Station Road, Sidcup

How can we help?

Please fill in this form and we'll get back to you as soon as possible.

Please enter your name
Please enter your email address
Please enter your telephone number
Please enter a question
Please let us know how you heard about us
Please enter the verification code

We’ll only use this information to handle your enquiry and we won’t share it with any third parties. For more details see our Privacy Policy

Young Meningitis Victim Secures Right to Millions in NHS Compensation

Meningitis is amongst the most grave illnesses that can afflict any child, but it is also one of the hardest to diagnose. In one case, a little girl who was suffering from the disease when she was sent home from hospital with a diagnosis of tonsillitis secured the right to millions of pounds in NHS compensation.

The girl was aged 15 months when she was rushed to hospital by ambulance after a GP made a tentative diagnosis of meningitis. Clinicians on the hospital's paediatrics ward, however, diagnosed tonsillitis and she was discharged home. The GP turned out to be right and the disease caused permanent neurological damage and cerebral palsy. Had she received swift and appropriate treatment at the hospital, she would have made a full recovery.

Ruling on her clinical negligence claim, the High Court noted that a consultant who examined her at the hospital was thoughtful, caring and highly competent. In his careful examination of the child, he checked for signs of a rash or stiffness in her neck, both tell-tale signs of meningitis. Based on what he saw, his diagnosis of tonsillitis was entirely reasonable.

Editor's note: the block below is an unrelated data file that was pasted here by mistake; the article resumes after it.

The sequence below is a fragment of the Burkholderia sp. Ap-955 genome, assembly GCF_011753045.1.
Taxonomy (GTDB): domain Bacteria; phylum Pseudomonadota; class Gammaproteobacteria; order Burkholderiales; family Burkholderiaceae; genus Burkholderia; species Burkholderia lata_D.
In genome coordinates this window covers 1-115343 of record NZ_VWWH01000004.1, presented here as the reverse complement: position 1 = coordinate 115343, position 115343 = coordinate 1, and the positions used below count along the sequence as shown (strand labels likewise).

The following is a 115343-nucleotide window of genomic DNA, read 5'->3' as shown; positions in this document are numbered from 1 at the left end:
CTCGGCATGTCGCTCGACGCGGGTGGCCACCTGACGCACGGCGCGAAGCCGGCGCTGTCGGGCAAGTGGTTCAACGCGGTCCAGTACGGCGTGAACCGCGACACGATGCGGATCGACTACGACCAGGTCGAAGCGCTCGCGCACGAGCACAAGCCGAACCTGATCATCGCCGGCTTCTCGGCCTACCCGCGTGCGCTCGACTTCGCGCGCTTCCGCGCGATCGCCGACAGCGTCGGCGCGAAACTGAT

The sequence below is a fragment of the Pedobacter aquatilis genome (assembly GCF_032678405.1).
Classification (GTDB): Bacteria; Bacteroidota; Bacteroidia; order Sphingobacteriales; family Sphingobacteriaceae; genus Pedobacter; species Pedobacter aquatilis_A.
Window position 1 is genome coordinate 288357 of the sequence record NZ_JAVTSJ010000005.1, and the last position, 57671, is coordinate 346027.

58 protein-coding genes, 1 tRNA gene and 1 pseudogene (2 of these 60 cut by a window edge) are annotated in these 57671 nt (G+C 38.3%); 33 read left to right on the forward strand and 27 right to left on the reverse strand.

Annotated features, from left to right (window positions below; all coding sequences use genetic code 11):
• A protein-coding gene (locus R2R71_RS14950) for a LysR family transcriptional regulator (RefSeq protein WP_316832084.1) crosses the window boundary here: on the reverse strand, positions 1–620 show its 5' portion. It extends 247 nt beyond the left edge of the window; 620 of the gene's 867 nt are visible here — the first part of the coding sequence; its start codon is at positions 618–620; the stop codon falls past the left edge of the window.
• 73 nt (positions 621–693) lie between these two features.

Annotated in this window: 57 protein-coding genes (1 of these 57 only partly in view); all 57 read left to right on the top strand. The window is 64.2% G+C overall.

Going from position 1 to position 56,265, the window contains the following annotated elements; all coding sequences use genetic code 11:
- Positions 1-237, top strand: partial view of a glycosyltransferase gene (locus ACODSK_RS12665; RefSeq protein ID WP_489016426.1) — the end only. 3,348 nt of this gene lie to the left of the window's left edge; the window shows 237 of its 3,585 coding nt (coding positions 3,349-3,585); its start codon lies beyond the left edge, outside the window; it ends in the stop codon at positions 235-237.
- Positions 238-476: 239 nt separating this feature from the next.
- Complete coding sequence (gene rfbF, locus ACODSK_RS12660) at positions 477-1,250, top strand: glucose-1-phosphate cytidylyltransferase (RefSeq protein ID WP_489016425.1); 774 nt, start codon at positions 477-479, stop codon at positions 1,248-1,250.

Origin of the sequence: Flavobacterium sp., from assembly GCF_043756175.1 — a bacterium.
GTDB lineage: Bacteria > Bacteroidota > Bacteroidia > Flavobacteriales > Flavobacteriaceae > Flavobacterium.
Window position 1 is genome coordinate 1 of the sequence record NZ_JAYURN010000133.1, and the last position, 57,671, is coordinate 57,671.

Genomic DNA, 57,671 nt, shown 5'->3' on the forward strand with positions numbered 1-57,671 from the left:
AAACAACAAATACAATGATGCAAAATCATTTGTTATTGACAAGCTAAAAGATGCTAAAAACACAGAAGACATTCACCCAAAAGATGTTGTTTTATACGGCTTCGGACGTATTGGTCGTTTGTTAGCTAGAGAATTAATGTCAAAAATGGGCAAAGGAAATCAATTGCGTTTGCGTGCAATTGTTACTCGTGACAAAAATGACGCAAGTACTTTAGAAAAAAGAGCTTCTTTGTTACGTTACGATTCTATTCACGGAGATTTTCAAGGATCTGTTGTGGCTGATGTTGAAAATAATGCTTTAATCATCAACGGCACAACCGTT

In upholding the girl's claim, however, the Court found that the consultant had fallen into the trap of failing to sufficiently appreciate the symptom-masking effect of medication, including intramuscular antibiotics, that she had already received. A truer picture of her condition was portrayed by the GP's detailed referral letter. The consultant's medical care of the girl thus fell below the required standard.

The real possibility that the girl was suffering from a serious bacterial infection had not been excluded prior to her discharge and the tragedy would have been averted had a lumbar puncture test been performed and intravenous antibiotics given. The amount of the girl's compensation, which is likely to run well into seven figures, will be assessed at a further hearing if not agreed.

The contents of this article are intended for general information purposes only and shall not be deemed to be, or constitute legal advice. We cannot accept responsibility for any loss as a result of acts or omissions taken in respect of this article.